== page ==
Moving to the cloud is a journey, not a project. Accordingly, it is essential to have a long-term, multi-year vision and a roadmap that defines how to achieve it. A long-term vision and roadmap are important for securing funding throughout the multi-year governmental budget and planning process.  You may have a vision to achieve the highest degree of transformation, but roadblocks will inevitably appear. Users can only absorb so much change at once. Budgets are limited. A good roadmap not only includes ways around obstacles but also how to progressively add to the journey so it’s not overwhelming. It also incorporates stakeholders’ needs and their capacity to absorb change. 

Is continuous improvement a part of the long-term support and operational plan? 

As an organisation begins to design its long-term support organisation, a key consideration is, “Do we want to include continuous improvement as a dimension of that organisation and if so, to what extent and how do we do that?” Often, we encounter clients that want to include robust continuous improvement but end up putting in place a support organisation that resembles the old one. Built around the legacy systems and not modern cloud applications, the prior support organisation was likely focused on keeping the doors open and the lights on, rather than on adopting innovations and finding better ways of doing things. There are many ways to build continuous improvement into the support organisation, but in order to succeed, continuous improvement must be part of the culture, driven by leadership, adequately funded and purposefully aligned with the long-term vision and roadmap.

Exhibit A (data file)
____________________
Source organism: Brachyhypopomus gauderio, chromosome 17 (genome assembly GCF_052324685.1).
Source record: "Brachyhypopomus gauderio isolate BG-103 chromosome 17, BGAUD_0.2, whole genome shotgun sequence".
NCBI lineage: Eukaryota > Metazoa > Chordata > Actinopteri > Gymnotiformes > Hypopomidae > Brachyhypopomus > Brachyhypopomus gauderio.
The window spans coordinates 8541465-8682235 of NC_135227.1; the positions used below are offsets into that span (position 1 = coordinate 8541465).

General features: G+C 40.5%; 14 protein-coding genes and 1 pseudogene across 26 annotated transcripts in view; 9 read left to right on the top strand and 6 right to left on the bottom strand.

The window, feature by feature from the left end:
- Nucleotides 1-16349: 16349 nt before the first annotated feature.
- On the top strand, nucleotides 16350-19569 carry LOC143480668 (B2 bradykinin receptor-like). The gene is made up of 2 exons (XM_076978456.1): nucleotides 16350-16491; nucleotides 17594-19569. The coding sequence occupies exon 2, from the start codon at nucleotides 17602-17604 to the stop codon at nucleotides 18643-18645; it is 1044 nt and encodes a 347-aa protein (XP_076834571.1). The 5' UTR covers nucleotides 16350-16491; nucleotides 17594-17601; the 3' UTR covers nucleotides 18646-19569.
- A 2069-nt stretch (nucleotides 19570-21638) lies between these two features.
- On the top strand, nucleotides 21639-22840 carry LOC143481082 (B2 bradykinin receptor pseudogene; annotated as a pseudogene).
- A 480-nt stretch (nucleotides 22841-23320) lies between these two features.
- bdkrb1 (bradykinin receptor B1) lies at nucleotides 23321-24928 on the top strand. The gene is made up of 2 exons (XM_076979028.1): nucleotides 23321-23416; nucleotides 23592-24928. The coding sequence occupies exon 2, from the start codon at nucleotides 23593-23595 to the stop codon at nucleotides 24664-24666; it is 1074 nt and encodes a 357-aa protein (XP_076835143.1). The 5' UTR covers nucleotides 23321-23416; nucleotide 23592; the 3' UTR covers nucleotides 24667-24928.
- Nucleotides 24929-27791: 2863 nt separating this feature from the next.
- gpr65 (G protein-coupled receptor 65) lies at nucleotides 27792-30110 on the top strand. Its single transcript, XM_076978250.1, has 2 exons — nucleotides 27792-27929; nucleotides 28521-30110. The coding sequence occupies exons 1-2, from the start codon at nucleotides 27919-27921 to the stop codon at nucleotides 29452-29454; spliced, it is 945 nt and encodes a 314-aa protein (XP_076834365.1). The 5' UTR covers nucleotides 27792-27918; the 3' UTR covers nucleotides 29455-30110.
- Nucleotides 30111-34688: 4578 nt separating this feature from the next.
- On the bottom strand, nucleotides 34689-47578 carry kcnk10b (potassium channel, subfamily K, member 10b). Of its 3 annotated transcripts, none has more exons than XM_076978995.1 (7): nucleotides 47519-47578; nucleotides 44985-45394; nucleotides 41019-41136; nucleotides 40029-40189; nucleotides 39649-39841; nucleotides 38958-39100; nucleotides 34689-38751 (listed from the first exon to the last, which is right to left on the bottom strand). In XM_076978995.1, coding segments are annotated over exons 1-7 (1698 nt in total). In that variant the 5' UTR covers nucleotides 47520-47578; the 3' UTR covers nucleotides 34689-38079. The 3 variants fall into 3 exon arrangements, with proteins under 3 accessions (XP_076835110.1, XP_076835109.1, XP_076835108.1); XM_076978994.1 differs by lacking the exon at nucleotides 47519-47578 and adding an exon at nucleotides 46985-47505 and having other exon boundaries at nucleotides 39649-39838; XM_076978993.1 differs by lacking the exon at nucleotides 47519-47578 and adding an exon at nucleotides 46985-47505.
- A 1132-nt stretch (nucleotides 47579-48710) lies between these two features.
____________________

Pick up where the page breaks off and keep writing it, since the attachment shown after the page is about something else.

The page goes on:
Due to outdated technology and the risks and process inefficiencies that come with it, many government organisations are coming under pressure to modernise and transform. For some, just implementing a core Workday module and reengineer some of the operational processes accordingly will be all the transformation they can handle in the short-term. Others who may be further along the path may be able to adopt more innovative Workday features in rapid succession. In either case, success often boils down to having a leader who is steadfast and clear in articulating the vision, communicating it and getting buy in from all those affected by it—and most importantly, continually driving toward it. 

Transformation, whether small or large, is a journey and organisations simply can’t get to the destination in a timely, cost-effective manner if the driver changes directions too many times along the way.